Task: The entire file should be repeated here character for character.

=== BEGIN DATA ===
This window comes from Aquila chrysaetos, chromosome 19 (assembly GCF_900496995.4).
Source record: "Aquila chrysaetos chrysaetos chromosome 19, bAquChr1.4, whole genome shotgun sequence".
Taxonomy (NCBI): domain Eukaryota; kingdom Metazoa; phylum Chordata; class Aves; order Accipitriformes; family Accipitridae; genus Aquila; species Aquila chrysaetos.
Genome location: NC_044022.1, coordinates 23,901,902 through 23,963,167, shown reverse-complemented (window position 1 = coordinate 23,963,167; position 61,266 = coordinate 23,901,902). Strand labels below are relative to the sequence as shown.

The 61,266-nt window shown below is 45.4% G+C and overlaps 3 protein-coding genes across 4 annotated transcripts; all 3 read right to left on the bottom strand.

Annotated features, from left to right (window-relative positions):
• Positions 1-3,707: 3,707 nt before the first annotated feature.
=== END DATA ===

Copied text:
This window comes from Aquila chrysaetos, chromosome 19 (assembly GCF_900496995.4).
Source record: "Aquila chrysaetos chrysaetos chromosome 19, bAquChr1.4, whole genome shotgun sequence".
Taxonomy (NCBI): domain Eukaryota; kingdom Metazoa; phylum Chordata; class Aves; order Accipitriformes; family Accipitridae; genus Aquila; species Aquila chrysaetos.
Genome location: NC_044022.1, coordinates 23,901,902 through 23,963,167, shown reverse-complemented (window position 1 = coordinate 23,963,167; position 61,266 = coordinate 23,901,902). Strand labels below are relative to the sequence as shown.

The 61,266-nt window shown below is 45.4% G+C and overlaps 3 protein-coding genes across 4 annotated transcripts; all 3 read right to left on the bottom strand.

Annotated features, from left to right (window-relative positions):
• Positions 1-3,707: 3,707 nt before the first annotated feature.